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  #123  
Old 03-06-2014, 01:07 AM
gdub58 gdub58 is offline
Birdie Member
 
Join Date: Mar 2010
Location: Cincinnati
Years Playing: 6.2
Courses Played: 115
Throwing Style: RHBH
Posts: 258
The city and the individual disc golfer who threw the disc are only marginally responsible for this situation - the majority of the blame is on the disc golf community at large - all of us here included.

We are so anxious to have more courses in our areas, will throw discs just about anywhere a basket is placed, and will often abuse the privilege when someone works hard to install a proper course.

Forget the analogies. Do we really think it was the city's idea to have this course, or did local disc golfers convince them to put it in? And was it new players who don't know any better who made the case, or was it likely an established, experienced group who wanted to have another course they could play, to pat themselves on the back and demonstrate that they are "growing the game"?

And what about courses like Flyboy and, more recently, the Blockhouse? These gems close because the disc golf community either acts irresponsibly themselves or are too laid back to police the idiotic behavior that causes courses to shut down and make the sport look bad.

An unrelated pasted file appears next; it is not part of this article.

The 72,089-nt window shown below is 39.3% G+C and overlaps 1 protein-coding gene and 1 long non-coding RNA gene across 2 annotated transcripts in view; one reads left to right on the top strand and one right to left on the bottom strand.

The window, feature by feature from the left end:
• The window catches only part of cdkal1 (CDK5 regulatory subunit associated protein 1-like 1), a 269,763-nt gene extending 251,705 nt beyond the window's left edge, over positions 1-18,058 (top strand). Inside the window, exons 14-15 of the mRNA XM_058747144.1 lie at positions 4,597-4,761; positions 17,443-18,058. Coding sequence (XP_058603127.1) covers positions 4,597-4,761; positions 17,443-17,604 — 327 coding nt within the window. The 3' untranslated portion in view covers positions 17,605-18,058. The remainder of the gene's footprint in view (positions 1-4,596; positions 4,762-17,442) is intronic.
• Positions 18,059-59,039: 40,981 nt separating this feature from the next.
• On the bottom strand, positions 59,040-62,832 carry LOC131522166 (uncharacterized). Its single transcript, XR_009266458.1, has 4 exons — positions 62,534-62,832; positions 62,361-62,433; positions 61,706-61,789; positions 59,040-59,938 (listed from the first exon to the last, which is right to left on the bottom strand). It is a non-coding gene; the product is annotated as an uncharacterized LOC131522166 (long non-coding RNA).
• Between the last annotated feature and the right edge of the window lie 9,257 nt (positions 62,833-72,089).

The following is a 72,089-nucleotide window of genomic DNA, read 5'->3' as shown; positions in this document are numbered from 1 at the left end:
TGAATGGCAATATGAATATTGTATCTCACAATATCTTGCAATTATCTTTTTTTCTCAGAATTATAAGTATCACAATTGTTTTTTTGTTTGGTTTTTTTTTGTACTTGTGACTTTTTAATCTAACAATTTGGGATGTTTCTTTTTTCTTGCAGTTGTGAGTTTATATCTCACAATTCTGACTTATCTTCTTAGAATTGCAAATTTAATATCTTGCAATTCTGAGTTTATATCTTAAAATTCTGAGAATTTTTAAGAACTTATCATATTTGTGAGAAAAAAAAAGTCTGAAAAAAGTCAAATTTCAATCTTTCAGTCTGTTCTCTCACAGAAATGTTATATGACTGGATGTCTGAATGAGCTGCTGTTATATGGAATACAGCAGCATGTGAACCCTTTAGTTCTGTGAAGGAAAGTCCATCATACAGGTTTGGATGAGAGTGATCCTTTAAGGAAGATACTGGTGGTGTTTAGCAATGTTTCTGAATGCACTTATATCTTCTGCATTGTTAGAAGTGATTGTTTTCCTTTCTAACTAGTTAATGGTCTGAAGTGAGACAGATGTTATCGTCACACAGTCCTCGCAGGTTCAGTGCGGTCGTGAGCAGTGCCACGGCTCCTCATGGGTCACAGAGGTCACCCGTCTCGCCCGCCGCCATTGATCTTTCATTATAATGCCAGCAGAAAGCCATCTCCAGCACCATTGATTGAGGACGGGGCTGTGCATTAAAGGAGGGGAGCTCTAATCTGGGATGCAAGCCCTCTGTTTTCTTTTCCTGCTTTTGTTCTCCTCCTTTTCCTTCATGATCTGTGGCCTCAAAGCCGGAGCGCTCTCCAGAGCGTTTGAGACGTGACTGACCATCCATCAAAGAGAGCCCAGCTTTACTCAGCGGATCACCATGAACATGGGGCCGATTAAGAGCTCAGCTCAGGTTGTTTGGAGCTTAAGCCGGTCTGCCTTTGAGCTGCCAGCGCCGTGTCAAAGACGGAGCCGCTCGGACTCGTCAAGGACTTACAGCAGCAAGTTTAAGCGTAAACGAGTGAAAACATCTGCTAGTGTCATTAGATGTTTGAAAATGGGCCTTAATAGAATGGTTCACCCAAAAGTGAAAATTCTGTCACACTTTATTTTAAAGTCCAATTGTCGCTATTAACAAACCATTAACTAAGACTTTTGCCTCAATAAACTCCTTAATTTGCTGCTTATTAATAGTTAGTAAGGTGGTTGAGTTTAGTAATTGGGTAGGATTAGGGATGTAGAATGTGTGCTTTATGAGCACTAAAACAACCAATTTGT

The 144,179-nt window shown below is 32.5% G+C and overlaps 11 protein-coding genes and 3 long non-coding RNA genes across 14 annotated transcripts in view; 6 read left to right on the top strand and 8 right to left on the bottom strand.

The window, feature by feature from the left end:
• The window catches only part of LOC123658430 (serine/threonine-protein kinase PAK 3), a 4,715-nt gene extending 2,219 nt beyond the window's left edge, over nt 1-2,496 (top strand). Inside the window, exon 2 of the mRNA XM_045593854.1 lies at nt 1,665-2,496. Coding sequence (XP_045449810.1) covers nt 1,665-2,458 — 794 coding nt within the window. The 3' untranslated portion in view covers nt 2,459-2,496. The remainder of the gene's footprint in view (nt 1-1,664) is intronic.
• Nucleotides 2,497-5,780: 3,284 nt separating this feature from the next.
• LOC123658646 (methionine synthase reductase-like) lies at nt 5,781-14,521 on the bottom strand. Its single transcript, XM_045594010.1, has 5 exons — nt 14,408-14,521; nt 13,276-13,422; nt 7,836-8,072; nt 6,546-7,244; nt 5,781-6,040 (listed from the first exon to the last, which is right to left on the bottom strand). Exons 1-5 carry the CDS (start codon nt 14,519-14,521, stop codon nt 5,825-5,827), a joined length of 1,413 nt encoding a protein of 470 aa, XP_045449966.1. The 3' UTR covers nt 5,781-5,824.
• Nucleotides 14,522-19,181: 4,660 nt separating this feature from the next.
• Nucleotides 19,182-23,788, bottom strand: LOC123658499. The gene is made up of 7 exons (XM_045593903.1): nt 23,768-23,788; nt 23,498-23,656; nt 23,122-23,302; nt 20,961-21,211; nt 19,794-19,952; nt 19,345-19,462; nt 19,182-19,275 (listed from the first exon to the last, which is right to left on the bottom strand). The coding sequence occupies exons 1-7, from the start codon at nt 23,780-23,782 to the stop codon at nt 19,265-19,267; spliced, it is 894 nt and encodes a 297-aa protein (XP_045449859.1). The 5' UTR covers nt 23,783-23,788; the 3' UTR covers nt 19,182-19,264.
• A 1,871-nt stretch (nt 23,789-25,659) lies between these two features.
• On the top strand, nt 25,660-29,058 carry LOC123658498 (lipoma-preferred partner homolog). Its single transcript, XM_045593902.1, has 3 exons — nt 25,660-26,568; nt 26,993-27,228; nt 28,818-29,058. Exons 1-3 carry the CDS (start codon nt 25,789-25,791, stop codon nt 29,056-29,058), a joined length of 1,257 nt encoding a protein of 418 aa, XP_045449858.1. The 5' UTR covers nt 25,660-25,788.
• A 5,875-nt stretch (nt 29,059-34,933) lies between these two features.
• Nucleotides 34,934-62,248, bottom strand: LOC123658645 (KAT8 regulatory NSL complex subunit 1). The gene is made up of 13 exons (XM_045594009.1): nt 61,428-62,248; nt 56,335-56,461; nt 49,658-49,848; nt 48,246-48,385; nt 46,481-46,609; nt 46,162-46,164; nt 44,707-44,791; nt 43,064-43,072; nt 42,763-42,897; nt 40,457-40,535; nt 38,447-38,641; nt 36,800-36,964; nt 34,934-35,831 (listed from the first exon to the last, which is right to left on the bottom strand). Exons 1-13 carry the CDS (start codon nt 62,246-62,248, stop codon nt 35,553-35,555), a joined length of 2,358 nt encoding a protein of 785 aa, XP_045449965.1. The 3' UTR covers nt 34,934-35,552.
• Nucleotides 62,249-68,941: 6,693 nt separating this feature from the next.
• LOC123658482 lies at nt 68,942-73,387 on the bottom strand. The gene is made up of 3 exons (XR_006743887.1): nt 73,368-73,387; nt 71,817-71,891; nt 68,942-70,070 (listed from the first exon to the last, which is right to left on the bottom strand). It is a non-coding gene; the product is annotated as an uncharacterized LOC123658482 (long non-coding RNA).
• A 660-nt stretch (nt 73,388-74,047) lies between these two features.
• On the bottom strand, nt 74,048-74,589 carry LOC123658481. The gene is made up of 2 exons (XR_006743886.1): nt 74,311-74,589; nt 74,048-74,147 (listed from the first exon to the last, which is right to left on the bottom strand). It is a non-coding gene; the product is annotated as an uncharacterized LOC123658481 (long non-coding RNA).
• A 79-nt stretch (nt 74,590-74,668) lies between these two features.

It's time we started doing better - lobby for unsafe courses to be pulled, call people out for their inappropriate behavior in shared public spaces, and interact positively with people who don't have a clue and dare to get in our way.

This quote seems fitting: "A person may cause evil to others not only by his actions but by his inaction, and in either case he is justly accountable to them for the injury. - John Stuart Mill
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